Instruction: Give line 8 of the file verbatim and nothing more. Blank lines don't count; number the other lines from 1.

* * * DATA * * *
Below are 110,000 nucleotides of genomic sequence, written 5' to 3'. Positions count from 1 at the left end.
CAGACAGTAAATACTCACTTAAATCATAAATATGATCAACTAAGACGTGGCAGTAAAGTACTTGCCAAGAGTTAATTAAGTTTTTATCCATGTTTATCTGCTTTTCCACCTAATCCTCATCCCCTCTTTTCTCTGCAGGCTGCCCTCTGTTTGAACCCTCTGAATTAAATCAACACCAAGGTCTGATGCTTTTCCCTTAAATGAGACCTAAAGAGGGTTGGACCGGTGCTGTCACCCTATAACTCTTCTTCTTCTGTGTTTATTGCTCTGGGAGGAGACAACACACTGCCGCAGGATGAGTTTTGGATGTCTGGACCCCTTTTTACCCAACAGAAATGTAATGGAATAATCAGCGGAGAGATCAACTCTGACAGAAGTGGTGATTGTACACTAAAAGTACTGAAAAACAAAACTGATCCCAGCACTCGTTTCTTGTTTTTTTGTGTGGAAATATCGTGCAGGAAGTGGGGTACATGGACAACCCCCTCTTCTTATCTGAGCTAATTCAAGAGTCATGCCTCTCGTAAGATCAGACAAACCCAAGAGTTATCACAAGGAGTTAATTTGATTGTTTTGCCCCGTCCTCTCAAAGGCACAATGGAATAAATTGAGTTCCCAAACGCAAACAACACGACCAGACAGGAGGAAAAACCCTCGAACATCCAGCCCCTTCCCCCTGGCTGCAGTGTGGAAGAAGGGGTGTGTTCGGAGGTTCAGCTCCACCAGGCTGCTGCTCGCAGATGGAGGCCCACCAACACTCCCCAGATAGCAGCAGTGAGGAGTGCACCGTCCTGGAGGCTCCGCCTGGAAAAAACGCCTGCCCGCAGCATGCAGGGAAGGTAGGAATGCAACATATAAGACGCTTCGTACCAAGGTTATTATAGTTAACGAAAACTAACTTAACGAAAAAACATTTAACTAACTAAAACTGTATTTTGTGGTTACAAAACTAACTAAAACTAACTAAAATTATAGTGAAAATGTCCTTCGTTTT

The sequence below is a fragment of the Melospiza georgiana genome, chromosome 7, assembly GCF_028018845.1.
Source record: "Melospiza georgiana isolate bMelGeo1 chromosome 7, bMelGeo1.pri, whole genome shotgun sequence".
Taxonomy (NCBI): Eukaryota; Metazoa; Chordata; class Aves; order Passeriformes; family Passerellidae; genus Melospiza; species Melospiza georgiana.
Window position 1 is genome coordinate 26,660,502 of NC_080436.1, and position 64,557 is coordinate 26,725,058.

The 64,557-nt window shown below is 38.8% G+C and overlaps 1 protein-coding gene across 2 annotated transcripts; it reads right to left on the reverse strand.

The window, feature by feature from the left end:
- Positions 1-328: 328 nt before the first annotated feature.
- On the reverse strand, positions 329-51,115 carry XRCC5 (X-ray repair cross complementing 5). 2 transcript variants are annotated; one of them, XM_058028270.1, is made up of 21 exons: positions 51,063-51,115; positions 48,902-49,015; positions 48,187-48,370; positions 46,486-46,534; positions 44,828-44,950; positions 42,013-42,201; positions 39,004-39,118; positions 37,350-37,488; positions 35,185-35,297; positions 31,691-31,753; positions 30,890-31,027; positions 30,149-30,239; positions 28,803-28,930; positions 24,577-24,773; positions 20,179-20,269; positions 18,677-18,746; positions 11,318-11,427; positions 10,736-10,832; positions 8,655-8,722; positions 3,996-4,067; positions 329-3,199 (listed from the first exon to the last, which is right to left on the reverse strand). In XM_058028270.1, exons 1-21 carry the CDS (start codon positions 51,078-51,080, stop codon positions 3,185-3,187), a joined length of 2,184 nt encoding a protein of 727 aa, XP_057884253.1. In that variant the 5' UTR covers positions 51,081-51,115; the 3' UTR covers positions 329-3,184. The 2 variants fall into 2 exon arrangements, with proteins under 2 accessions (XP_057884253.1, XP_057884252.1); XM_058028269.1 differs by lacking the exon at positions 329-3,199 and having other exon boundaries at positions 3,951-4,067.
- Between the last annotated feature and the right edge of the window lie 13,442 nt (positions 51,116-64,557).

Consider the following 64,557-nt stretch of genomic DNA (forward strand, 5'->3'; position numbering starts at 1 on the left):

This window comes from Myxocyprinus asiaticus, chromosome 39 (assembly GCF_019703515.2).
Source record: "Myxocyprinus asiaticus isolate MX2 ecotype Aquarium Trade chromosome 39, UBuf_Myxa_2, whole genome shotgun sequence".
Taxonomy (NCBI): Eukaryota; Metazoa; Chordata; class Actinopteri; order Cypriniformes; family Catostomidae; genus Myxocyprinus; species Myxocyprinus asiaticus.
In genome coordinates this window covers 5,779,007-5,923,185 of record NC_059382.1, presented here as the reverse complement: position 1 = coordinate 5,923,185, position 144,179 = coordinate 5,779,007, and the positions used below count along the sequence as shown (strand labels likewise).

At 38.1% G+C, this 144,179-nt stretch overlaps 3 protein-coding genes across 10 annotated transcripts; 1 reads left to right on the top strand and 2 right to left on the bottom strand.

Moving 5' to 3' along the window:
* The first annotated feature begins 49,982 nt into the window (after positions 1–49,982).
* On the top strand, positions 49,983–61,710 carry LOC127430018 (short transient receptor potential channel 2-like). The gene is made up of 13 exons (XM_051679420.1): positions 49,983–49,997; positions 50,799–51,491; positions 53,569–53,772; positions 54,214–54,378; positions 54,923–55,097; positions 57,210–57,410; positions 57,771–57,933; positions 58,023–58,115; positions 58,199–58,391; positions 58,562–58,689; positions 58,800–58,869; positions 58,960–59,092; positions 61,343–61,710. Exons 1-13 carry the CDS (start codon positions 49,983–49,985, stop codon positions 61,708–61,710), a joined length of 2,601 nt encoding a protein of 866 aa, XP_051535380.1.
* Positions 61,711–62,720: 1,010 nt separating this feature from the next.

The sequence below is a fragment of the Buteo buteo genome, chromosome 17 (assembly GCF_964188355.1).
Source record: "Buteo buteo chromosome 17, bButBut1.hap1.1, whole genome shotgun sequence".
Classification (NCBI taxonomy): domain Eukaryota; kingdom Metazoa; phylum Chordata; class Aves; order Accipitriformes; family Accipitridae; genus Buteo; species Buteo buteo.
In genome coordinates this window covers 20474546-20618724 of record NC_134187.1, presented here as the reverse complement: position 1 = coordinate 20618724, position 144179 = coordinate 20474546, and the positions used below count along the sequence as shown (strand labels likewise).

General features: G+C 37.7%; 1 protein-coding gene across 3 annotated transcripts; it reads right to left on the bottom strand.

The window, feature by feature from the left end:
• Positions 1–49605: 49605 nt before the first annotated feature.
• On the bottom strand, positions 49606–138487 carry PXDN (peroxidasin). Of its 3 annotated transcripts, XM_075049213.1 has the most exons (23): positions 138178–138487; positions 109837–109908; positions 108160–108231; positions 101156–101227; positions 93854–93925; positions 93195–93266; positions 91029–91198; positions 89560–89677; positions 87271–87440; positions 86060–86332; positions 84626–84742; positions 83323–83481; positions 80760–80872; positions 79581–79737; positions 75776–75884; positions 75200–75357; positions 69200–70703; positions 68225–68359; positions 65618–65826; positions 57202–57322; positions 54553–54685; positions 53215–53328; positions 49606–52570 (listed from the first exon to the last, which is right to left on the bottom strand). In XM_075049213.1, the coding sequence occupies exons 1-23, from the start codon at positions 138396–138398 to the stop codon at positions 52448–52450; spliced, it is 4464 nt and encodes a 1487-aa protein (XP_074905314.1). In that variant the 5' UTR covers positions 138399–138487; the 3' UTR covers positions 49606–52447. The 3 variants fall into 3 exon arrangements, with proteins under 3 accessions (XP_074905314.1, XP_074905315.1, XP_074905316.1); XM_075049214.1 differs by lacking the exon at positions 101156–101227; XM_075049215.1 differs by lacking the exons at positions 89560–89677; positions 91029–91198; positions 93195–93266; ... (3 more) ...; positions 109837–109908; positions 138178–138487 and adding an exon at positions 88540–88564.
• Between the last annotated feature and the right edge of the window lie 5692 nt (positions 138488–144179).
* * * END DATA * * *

The window, feature by feature from the left end: